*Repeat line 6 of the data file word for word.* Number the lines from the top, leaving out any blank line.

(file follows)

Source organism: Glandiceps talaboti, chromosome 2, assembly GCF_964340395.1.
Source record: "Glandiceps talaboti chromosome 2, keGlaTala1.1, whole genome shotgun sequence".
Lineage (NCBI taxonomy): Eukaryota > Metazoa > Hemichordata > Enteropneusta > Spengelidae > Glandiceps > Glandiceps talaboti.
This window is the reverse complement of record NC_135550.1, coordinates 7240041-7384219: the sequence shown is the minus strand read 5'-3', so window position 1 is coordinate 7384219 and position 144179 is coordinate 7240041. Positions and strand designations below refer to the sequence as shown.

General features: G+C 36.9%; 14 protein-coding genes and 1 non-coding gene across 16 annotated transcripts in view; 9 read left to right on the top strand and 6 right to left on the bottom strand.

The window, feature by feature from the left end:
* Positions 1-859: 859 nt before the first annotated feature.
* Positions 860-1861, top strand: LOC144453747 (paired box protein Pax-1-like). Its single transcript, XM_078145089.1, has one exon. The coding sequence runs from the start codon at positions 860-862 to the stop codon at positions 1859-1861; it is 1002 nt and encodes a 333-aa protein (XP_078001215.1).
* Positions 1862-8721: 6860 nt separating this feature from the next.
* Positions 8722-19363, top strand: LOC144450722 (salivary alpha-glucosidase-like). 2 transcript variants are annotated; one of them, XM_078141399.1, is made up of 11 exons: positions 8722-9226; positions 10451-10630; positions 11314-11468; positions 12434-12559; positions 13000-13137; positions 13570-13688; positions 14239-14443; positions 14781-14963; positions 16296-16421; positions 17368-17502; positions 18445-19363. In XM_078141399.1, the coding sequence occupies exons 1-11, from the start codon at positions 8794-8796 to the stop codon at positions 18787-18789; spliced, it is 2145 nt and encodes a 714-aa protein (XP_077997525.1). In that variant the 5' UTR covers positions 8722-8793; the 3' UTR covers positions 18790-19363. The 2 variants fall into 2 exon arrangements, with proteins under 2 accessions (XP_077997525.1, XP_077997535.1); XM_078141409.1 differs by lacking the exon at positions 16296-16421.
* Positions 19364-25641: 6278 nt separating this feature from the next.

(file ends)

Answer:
The window, feature by feature from the left end: